Texas is Huge. Canyons are Deep. Turkeys are Jerks.

Friday, June 16, 2017 - 7:51pm
Palo Duro Canyon

Texas is huge.

That was the astonishing observation I made as we were driving through the northern sliver of it known as the panhandle. Shattering, I know. But when you’re spinning through mind-numbing flatland towards a never-ending horizon, your mind goes a bit...numb. It’s a  landscape that changes with glacial swiftness. It’s the same thing. Over. And over. And over. There’s just not much to see between western Oklahoma and the central panhandle, except for a mural or two. That makes for a pretty long four hours. It also makes the first glimpse of Palo Duro Canyon even more breathtaking.

The thing about canyons - and this is going to be another shocker - is that you don’t see them until you’re about to drive over the rim. They’re hidden treasures. You can look across the horizon and have no idea that, a quarter of a mile away, there’s a huge divot in the earth.

I know this, yet every time I get close enough to a canyon to see into its depths it’s like someone yanked back the curtain and yelled “Ta-Da!” We’d even been to this specific canyon before, but when we took the first switchback and caught glimpses of the rim on the opposite side, when we descended from a horizon of monotony to a landscape of variety, it was just as surprising as it had been the first time.

It was our second day just showing up at a park and hoping for a decent campsite, but since the I wasn’t worried. The nice ladies at the entrance told us they gave us the best site, and said that even though it looked like it was right by the bathrooms it wasn’t. Sounded good to us. We paid our entrance and campsite fees and headed into the depths of the second largest canyon in the United States.

Dropping 800 feet from rim to floor and stretching up to twenty miles wide, Palo Duro Canyon’s multi-hued layers are a vertical timeline of its geologic history. It became a state park in 1933 when the State of Texas purchased several thousand acres of the canyon for public use. The Civilian Conservation Corps, FDR’s Depression-era unemployment solution, built the roads and the buildings and in 1934 Palo Duro Canyon State Park opened to the public.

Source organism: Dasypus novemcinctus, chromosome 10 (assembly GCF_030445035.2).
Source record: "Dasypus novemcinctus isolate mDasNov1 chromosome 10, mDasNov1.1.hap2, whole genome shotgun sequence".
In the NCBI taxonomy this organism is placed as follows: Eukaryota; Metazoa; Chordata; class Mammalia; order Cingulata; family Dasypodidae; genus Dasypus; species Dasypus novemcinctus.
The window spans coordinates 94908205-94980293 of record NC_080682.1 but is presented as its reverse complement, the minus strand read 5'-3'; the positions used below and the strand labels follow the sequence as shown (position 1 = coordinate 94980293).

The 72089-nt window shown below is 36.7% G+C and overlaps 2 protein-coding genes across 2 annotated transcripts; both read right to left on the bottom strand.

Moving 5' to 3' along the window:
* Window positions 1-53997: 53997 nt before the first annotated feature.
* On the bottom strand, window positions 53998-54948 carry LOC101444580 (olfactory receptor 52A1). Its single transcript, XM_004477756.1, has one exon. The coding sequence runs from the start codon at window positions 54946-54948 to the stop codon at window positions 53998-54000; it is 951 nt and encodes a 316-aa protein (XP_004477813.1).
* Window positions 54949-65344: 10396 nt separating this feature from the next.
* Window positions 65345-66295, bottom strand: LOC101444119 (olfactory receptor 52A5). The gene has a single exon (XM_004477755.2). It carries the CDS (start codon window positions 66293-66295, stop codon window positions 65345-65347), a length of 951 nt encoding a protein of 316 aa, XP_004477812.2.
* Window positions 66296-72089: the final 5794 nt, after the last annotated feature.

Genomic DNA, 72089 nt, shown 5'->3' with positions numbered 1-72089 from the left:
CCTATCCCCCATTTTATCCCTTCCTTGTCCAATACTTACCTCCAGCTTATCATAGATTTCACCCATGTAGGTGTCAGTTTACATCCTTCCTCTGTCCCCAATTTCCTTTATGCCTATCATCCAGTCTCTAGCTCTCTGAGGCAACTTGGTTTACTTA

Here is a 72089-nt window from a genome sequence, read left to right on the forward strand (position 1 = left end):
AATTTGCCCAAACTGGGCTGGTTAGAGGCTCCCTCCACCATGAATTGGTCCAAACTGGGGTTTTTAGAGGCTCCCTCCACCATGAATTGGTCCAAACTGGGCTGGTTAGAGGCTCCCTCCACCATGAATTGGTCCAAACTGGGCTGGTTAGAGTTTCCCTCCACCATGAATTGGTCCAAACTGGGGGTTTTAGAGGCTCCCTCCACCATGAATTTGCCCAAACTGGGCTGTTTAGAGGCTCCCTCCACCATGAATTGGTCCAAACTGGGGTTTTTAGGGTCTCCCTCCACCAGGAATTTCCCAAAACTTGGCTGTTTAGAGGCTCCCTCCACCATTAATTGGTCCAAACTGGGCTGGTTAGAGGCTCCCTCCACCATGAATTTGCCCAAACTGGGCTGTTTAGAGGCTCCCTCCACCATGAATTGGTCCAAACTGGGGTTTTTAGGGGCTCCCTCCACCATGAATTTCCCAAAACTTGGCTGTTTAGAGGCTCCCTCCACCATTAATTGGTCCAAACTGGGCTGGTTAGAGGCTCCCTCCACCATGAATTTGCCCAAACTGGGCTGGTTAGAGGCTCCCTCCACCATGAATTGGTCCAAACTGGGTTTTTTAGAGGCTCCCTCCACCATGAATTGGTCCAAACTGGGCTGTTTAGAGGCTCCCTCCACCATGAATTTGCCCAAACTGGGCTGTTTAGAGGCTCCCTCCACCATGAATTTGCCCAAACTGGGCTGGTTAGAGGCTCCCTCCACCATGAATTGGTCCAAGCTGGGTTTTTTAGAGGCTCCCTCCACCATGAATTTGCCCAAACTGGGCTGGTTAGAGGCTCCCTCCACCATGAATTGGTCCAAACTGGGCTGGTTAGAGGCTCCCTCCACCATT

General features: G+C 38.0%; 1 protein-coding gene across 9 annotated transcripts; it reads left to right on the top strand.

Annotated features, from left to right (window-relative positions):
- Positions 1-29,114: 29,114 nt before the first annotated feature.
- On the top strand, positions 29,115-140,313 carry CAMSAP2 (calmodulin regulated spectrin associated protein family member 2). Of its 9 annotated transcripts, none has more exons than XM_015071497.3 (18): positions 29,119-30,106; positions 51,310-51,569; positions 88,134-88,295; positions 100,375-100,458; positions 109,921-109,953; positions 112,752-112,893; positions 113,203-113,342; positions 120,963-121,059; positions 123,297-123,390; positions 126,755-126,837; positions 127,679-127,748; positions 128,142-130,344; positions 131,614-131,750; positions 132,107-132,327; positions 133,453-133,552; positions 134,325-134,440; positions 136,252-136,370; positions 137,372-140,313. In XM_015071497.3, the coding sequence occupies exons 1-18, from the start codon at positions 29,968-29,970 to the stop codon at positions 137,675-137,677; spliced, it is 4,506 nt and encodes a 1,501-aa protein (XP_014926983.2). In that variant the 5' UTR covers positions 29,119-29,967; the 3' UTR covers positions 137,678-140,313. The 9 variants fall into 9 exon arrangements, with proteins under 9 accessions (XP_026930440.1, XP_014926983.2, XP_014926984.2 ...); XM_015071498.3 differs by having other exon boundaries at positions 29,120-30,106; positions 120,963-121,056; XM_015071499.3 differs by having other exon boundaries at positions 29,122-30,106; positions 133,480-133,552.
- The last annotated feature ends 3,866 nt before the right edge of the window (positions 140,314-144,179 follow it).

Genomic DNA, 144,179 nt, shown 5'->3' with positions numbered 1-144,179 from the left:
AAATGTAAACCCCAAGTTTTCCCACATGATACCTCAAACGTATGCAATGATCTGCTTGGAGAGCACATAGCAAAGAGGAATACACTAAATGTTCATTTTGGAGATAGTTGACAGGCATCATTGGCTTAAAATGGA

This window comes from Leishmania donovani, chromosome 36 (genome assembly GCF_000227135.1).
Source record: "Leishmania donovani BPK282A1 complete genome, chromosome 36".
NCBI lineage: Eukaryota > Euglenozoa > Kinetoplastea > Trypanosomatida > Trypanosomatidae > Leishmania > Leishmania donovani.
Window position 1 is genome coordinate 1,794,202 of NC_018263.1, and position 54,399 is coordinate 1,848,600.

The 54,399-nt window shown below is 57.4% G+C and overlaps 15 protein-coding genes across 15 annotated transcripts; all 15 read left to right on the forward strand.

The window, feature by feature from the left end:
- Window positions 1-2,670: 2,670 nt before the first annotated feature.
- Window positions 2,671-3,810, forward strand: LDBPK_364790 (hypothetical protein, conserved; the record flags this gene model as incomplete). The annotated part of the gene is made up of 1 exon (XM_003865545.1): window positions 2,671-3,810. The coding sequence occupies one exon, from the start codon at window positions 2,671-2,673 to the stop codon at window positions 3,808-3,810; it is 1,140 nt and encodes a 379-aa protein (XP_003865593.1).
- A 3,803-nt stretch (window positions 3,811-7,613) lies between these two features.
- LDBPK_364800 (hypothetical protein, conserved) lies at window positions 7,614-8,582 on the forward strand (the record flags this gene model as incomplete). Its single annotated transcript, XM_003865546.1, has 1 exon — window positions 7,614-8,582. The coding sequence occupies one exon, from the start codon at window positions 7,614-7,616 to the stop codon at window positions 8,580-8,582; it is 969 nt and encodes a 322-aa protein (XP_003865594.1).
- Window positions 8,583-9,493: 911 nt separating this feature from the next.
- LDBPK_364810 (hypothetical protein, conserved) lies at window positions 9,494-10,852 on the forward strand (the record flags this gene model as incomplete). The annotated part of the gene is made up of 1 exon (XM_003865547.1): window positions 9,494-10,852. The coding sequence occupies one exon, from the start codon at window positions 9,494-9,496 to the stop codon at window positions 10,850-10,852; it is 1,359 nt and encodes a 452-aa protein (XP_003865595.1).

We took one of those CCC-built roads to Campsite #1 in the Hackberry Camp Area. It was, as the ladies said, by the bathrooms, but at the bottom of an incline so steep we couldn’t see the facilities at the top of the path. The campground was gloriously, serenely empty of people and setting up camp was a little difficult because we kept getting distracted by our surroundings. There were the hardwood trees for which the canyon’s named, and hackberry trees, for which the campground was named. Cedar, cottonwood, a sloped canyon wall of striated colors topped by a sandstone covered cliff. A roadrunner. Wild turkeys hanging out by the restrooms. The sky was blue. Just blue. No clouds, no contrails. Just blue.

It was February, so the branches of the cottonwoods were bare. I’m sure it’s beautiful in the spring and summer, when they’re lush and covered in green, but the lack of leaves meant we could see through the branches. The open vistas were less obstructed, more...open. Of course, I knew everything was colored by how thrilled I was to be there, how excited I was to be doing what we were doing; I would have loved it no matter what the conditions. Doesn’t matter why. It was perfect.

Despite the distractions there was still plenty of light left when we finished setting up, so we crossed the road and picked up the Paseo del Rio Trail, a short and easy 1.03 mile hike. We didn’t talk much. When you’re spending every day, all day, together for several days in a row, sometimes you don’t need to speak. It was a companionable silence, the only sounds the rhythm of our trekking poles, the scuffling of our feet on the red path, and the trio of deer crashing through the undergrowth and leaping right in front of us, followed by a trio of mountain bikers racing in the opposite direction.

Just an easy walk in the canyon.